Scopes, Sailing the ActiveRecord

If you spend any amount of time developing web applications with Ruby then you will likely know of the gem ActiveRecord. It powers the SQL entity relation management, query generation, and query execution for Ruby on Rails and can also be included in any other Ruby projects that require database manipulation.

I like to think of ActiveRecord as my own little pirate ship, she helps me navigate the murky and sometimes inconsistent waters of the DBMS, Database Management System, world and lets me plunder databases of all shapes and sizes through one common method, the boarding plank. No matter the type of database I am plundering I can always rely on the fact that ActiveRecord will let me do in a consistent and familiar way, swords ready.

Like a ship she is only truly effective if you know how to sail her.

image

Lately, I find myself spending a lot of time refactoring and optimizing ActiveRecord database queries and I have learned a few tricks, one of which is the power of scopes, not telescopes you scallywag.

These have helped me tame some of the most fearsome queries that I have had in my life as a database swashbuckler. The basic idea is that you break common queries of a model into methods on that class and then chain them together to make complex, yet easily understood queries.

The best way to explain this is with an example. Say you have a model Ship and people can be a Sailor.

class Ship < ActiveRecord::Base  
  has_many :sailors
end  
class Sailor < ActiveRecord::Base  
  belongs_to :ship
end  

So that's a pretty reasonable situation for a pirate to have. As captain of a ship you want to see all of your crew, so we will need an index view!

module Api  
  class SailorsJobApplicationsController < BaseController

    # GET /api/sailors
    def index
      @sailors = Sailor.where(query_params)

      respond_with @sailors
    end

  private

    def query_params
      params.permit(:ship_id)
    end

  end
end  

Nothing fancy. We query for all Sailor records with a ship_id of whatever is passed into the query string. That's all well and good, but you're a successful captain and you keep capturing ships left and right for your fleet and any sailor can be part of multiple crews, how can we still list who is a Sailor for each Ship then?

class Ship < ActiveRecord::Base  
  has_many :ranks
  has_many :sailors, through: :ranks
end  
class Rank < ActiveRecord::Base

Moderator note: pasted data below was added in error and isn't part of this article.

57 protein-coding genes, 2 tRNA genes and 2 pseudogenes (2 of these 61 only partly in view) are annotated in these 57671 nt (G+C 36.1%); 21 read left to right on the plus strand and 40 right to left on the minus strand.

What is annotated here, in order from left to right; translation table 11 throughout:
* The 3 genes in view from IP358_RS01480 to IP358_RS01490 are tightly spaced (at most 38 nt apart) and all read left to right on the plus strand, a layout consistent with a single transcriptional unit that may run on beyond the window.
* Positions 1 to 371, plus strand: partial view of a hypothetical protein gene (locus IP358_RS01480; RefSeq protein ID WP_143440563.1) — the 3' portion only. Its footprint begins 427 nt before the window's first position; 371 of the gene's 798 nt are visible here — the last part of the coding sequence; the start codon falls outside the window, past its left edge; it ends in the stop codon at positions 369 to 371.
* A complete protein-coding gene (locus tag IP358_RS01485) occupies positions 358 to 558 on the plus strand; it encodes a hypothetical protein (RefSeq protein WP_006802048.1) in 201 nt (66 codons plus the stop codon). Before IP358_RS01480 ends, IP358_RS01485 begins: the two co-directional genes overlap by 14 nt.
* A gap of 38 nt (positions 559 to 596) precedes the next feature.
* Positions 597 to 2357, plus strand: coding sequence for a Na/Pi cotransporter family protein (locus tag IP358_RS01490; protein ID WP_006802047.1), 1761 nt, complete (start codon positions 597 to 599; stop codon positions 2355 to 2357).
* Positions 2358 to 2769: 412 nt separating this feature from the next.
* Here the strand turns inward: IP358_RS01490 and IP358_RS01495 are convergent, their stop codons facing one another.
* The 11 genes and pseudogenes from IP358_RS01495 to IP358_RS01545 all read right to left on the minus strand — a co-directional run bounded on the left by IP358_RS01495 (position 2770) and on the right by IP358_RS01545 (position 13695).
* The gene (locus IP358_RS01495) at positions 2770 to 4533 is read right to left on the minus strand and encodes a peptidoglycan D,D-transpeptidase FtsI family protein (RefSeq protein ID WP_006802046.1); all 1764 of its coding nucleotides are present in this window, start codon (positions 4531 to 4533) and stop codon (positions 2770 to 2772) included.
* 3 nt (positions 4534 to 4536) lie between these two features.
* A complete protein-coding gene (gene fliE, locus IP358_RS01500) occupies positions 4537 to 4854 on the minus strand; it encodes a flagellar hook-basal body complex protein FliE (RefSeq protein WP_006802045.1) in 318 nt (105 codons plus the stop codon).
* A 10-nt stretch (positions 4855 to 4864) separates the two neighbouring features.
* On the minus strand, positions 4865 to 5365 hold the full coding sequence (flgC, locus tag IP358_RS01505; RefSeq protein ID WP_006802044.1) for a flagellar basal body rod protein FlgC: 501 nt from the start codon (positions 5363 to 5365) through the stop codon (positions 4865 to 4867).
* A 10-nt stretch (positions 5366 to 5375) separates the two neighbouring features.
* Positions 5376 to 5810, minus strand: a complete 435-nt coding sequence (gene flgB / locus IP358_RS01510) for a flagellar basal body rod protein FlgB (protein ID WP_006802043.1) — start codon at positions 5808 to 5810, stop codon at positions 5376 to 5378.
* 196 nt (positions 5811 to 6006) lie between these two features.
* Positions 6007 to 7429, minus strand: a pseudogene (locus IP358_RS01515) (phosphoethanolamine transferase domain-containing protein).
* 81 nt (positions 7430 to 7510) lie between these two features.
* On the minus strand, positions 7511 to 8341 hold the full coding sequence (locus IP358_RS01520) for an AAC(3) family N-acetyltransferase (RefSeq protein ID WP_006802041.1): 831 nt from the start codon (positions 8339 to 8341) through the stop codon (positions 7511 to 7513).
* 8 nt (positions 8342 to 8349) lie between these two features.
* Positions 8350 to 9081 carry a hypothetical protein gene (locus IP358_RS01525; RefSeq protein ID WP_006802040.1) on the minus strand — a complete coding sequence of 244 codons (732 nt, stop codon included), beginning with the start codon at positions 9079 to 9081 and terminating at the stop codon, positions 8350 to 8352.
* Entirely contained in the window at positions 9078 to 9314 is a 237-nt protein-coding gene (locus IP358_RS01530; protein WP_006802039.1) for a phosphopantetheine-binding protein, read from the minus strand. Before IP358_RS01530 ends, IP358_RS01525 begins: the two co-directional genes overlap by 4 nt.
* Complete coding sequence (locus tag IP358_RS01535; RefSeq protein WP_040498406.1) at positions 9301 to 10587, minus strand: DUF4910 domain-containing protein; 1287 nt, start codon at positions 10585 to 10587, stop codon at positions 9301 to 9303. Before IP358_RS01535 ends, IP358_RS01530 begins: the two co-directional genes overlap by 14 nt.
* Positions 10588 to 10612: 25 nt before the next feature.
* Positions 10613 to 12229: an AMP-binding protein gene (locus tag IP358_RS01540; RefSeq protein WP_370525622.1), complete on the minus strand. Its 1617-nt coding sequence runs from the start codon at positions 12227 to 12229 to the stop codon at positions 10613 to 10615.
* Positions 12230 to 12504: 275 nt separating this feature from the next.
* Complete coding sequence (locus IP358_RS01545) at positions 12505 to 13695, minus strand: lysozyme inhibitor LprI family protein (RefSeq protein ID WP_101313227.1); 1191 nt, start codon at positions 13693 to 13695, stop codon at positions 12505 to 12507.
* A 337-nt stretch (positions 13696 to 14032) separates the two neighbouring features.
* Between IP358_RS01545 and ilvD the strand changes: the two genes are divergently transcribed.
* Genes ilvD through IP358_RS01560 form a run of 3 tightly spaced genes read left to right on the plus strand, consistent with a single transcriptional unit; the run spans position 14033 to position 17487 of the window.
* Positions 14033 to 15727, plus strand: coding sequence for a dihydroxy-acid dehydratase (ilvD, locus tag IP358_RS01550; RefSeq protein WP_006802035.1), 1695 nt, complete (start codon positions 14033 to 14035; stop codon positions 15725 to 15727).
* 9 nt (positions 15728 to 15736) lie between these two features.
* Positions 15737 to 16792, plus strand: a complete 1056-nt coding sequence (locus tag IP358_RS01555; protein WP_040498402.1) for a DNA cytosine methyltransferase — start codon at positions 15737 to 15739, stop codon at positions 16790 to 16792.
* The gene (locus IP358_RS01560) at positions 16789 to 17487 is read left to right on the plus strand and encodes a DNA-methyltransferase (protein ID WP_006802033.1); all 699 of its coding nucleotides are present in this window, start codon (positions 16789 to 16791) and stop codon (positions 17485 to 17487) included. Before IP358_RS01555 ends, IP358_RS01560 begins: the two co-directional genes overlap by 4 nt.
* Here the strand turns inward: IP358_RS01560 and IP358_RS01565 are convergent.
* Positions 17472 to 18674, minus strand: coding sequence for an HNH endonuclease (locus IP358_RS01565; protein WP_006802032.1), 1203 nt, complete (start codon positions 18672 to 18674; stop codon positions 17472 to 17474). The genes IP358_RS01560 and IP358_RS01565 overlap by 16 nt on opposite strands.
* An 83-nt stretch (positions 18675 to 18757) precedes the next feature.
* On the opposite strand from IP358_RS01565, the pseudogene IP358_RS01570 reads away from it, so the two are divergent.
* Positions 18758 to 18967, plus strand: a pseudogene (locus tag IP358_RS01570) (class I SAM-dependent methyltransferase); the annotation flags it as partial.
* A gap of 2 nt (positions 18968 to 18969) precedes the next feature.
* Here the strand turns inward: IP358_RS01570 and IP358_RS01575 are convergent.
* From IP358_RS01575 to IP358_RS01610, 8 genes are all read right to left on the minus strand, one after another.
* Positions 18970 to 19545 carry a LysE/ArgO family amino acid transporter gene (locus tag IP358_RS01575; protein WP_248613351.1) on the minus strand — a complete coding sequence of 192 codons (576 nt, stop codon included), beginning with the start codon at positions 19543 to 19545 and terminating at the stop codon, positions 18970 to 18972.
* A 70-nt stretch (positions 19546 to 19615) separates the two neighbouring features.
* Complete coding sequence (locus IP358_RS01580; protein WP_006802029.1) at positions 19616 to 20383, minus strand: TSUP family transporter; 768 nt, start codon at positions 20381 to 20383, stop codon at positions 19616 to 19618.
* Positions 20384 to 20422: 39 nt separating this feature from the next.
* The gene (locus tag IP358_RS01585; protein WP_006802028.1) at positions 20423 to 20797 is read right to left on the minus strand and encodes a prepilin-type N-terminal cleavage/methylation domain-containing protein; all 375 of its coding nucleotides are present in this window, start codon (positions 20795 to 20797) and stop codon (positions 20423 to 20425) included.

belongs_to :ship
  belongs_to :sailor
end  
class Sailor < ActiveRecord::Base  
  has_many :ranks
  has_many :ships, through: :ranks
end  

Well awesome, but now we need to update our index method.

# GET /api/sailors
def index  
  @sailors = Sailor

  if params[:ship_id]
    @sailors.joins(:ships).where(ships: { id: params[:ship_id] })
  end

  respond_with @sailors
end  

So nothing terribly special, we just join the relationship and filter on it. What happens though when we need to start also filtering fields on Sailor, say has_scurvy:boolean and on_duty:boolean?

# GET /api/sailors
def index  
  @sailors = Sailor

  if params[:ship_id]
    @sailors.joins(:ships).where(ships: { id: params[:ship_id] })
  end

  if params[:has_scurvy]
    @sailors.where(has_scurvy: params[:has_scurvy])
  end

  if params[:on_duty]
    @sailors.where(on_duty: params[:on_duty])
  end

  respond_with @sailors
end  

So that works out well, but now we also need to be able to filter based on whether or not a sailor has a parrot as a pet that is alive, which is it's own model. Also whether or not a ship that a sailor is a crew of has sank or not.

class Pet < ActiveRecord::Base  
  belongs_to :sailor
end  
class Sailor < ActiveRecord::Base  
  ...
  has_many :pets
end  
# GET /api/sailors
def index  
  @sailors = Sailor

  if params[:has_parrot]
    @sailors = @sailors.joins(:pets).where(pets: { type: "parrot", alive: true })
  end

  if params[:ship_id]
    @sailors = @sailors.joins(:ships).where(ships: { id: params[:ship_id], has_sunken: params[:ship_has_sunken] })
  end

  if params[:has_scurvy]
    @sailors = @sailors.where(has_scurvy: params[:has_scurvy])
  end

  if params[:on_duty]
    @sailors = @sailors.where(on_duty: params[:on_duty])
  end

  respond_with @sailors
end  

Woah, this is getting a bit cumbersome. There has to be a better way and with ActiveRecord of course there is! We'll need to make some changes though.

class Sailor < ActiveRecord::Base  
  has_many :ranks
  has_many :ships, through: :ranks

  scope :healthy, -> { where(has_scurvy: false) }
  scope :parrot_owner, -> { joins(:pets).where(pets: { type: "parrot", alive: true }) }
  scope :scurvied, -> { where(has_scurvy: true) }

  def self.crew_of(ship_id: nil, sunken: false)
    crew = self.joins(:ships).where(ships: { has_sunken: sunken })

    unless ship_id.nil?
      crew = crew.where(ships: { id: ship_id })
    end

    crew
  end
end  
# GET /api/sailors
def index  
  @sailors = Sailor

  @sailors = @sailors.parrot_owner if params[:has_parrot]

  @sailors = @sailors.crew_of(ship_id: params[:ship_id], sunken: params[:ship_has_sunken])

  if params[:has_scurvy]
    @sailors = @sailors.scurvied
  else
    @sailors = @sailor.healthy
  end

  if params[:on_duty]
    @sailors = @sailors.where(on_duty: params[:on_duty])
  end

  respond_with @sailors
end  

Well look'ye there. That is much more readable and understandable. Now obviously this is a contrived example ... pirates didn't have computers, let alone fancy Rails applications like this one! However, I'm sure you will see how this can be applied to your own code.

Happy Sailing

There you go! You now know one of my tricks, I hope it helps and that you use your new found pirate skills for good. For more detailed information check the Rails Guides.